Tuesday, November 6, 2007

The Sunken Gardens of St. Petersburg

It's a hot sunny day and we're right in the middle of all the snowbird traffic as they work their way into south central Florida and drive all of us EARLY snowbirds crazy, so it's time for a little escape from reality.
How do you do that, you drive to St Petersburg and find the Sunken Gardens, since we're members of the UM Botanical Gardens our cost is… freebee.

Sunken Gardens started out over a hundred years ago when a plumber named George Turner Sr. decided that he wanted his own botanical garden, so he bought a six-acre sinkhole that had a small lake in the middle and started working on it. He drained the lake and started planting a wide variety of plants, after a few years he opened a small nursery and started to sell some of the plants and fruits. When so many people wanted to walk through the garden he started charging a small fee. The garden continued to grow and during the 1930's it became one of the top roadside tourist attractions in Florida, showing people what the tropic Florida was really like.

By 1999 the garden had been neglected, over grown and run down when the City of St Petersburg purchased it and started to restore it to Mr. Turner's original idea of a tropical garden.

Once you enter the garden the sun disappears as you walk through tunnels formed by the heavy canopy of tropical growth, follow the trail and you will soon be walking through a bamboo forest, crossing steams on little arched bridges, spotting tropical birds and cascading waterfalls. Continue on viewing some of the 50,000 different varieties of plants, back to the butterfly garden and house were you can rest up and maybe have a butterfly or two join you on your shoulder, finish up at the cactus garden before you head back out into the real world of noise, traffic and confusion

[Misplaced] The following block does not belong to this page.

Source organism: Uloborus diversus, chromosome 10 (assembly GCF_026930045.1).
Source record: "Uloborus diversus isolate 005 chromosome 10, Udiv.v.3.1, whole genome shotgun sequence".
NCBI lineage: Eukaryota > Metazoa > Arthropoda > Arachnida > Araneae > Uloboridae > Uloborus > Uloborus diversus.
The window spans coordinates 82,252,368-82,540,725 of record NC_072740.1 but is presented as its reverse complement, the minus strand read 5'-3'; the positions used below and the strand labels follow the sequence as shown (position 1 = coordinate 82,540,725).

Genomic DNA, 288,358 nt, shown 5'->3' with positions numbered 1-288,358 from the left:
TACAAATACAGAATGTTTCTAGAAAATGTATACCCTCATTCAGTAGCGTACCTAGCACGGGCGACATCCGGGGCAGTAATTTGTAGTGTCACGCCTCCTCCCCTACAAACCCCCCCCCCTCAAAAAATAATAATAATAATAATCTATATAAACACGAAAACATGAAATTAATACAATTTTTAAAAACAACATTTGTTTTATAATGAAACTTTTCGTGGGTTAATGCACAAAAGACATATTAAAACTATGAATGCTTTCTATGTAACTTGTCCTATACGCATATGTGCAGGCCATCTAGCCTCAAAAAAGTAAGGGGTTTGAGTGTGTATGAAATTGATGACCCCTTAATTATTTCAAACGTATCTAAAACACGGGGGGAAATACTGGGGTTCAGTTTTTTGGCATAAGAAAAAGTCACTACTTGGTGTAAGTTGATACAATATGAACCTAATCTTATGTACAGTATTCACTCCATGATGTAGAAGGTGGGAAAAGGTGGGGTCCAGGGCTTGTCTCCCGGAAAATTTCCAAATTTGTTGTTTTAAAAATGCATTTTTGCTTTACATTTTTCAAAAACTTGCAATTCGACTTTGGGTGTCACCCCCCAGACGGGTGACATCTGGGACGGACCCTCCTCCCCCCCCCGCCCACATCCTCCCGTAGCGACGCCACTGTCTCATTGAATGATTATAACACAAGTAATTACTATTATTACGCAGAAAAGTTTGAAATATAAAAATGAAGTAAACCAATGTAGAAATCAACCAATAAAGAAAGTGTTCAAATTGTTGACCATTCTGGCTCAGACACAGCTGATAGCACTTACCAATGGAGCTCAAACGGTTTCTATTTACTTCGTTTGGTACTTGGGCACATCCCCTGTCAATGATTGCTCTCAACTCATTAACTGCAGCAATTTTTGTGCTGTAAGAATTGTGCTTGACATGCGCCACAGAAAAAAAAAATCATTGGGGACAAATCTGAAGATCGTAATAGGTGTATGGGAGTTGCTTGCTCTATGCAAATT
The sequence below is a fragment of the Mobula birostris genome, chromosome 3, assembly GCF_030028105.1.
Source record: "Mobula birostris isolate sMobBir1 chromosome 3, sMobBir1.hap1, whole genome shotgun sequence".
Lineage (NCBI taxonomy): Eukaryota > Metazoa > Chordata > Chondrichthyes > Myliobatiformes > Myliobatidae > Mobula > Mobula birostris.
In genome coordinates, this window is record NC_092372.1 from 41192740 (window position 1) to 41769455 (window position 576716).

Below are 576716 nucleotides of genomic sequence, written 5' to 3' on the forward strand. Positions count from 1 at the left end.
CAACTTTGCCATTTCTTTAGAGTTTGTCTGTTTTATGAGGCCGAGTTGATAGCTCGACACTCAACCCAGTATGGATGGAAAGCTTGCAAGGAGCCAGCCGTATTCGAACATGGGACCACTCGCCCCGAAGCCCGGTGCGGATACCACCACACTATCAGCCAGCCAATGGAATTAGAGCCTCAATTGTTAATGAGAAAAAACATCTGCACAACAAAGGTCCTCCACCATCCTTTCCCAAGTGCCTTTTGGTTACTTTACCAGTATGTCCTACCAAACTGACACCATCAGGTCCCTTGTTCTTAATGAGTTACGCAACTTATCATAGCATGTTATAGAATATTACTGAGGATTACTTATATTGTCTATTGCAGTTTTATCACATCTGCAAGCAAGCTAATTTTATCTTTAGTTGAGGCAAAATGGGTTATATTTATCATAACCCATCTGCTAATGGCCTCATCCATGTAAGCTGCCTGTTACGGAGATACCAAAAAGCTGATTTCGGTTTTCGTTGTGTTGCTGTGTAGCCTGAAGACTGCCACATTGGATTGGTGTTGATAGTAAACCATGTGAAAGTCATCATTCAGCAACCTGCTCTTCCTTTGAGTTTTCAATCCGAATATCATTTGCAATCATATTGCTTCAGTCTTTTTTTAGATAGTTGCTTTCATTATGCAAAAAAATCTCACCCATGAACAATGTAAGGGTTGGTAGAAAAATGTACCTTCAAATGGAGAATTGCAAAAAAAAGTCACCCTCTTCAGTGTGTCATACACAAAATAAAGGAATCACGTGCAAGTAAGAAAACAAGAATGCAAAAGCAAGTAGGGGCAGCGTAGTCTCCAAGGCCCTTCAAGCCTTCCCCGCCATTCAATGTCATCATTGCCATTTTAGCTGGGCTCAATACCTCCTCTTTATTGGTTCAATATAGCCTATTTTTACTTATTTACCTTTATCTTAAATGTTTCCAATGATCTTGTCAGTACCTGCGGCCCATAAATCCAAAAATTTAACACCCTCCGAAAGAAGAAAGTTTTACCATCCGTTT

If you didn't know better and just drove by this place you would think that it was just another restaurant on the main drag of St. Pete and not a place to wander and relax for an hour or two, right in the middle of a busy city.

1 comment:

Margie and Roger said...

Just read your post about the Sunken Gardens. I remember going there as a kid back in the 50's or 60's. Didn't know it had gotten run down, but glad to know it has been restored. Hope to get over there to see it again either this winter or next winter.